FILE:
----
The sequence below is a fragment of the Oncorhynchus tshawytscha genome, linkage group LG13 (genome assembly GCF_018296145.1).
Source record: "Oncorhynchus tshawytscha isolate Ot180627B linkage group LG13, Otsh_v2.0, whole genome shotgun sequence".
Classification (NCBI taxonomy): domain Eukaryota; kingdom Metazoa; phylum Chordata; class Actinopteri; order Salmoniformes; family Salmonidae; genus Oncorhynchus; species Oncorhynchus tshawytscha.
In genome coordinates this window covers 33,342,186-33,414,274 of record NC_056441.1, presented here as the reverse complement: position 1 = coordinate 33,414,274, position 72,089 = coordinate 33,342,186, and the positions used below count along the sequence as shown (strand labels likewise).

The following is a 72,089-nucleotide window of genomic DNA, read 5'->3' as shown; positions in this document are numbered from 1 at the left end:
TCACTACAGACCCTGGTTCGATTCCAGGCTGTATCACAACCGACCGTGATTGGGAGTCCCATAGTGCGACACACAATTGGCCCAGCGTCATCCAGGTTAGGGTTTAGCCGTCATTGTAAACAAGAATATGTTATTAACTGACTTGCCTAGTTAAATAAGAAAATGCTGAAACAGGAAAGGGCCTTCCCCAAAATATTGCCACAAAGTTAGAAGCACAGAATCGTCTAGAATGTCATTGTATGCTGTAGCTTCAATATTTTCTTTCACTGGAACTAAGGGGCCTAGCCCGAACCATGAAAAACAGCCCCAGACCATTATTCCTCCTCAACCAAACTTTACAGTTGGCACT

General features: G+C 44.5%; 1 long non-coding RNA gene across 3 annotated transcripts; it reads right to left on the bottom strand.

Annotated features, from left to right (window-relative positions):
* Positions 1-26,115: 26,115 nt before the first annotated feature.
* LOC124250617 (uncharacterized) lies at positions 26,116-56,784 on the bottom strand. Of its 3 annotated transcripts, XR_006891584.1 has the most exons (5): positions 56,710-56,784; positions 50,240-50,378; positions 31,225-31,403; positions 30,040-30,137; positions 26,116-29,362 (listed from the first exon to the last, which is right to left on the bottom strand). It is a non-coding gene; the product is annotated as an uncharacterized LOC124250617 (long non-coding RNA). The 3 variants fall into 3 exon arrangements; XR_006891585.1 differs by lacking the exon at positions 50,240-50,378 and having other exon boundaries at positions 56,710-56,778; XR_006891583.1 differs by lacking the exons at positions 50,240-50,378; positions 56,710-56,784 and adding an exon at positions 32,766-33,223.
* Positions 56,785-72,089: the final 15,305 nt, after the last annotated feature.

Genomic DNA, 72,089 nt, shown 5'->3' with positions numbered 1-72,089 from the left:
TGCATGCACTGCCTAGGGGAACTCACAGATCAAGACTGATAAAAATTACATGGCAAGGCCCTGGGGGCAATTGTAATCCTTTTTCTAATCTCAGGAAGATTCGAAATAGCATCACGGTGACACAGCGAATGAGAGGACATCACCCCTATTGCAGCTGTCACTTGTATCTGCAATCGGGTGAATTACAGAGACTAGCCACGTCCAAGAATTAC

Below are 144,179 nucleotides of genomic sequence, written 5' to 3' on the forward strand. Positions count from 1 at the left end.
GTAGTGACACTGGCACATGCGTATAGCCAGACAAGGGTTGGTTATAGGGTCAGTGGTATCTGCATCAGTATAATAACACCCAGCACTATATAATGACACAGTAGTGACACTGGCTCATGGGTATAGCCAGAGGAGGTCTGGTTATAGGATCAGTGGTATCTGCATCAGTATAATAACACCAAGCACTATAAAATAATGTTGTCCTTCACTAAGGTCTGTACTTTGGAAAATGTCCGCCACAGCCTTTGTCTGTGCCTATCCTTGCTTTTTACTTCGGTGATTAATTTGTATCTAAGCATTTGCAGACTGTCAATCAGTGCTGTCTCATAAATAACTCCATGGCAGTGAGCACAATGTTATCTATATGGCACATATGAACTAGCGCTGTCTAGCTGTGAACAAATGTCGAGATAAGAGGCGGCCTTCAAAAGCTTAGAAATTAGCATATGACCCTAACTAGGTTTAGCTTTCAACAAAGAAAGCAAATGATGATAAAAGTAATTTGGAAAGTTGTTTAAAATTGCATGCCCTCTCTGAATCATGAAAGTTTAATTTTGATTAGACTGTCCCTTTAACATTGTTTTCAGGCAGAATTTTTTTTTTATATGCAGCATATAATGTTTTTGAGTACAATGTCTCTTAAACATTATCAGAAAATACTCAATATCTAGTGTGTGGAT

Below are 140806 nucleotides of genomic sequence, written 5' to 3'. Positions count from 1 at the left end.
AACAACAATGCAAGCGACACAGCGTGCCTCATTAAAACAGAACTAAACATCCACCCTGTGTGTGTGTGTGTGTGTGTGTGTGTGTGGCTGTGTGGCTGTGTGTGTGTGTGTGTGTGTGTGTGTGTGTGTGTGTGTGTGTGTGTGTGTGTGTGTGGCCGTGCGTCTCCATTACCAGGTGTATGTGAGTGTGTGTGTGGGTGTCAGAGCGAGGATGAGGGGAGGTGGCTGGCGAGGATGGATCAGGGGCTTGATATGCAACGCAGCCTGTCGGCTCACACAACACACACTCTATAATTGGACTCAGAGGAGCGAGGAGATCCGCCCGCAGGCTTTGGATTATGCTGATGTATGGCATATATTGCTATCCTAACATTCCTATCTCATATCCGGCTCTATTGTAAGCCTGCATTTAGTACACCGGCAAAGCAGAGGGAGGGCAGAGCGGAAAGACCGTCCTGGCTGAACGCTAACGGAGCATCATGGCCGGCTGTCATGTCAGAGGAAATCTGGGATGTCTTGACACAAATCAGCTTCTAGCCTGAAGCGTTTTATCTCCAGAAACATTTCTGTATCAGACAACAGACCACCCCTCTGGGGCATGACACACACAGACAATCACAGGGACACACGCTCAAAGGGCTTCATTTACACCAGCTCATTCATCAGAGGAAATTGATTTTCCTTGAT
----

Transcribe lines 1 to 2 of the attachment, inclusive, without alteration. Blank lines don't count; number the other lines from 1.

The sequence below is a fragment of the Oncorhynchus tshawytscha genome, linkage group LG13 (genome assembly GCF_018296145.1).
Source record: "Oncorhynchus tshawytscha isolate Ot180627B linkage group LG13, Otsh_v2.0, whole genome shotgun sequence".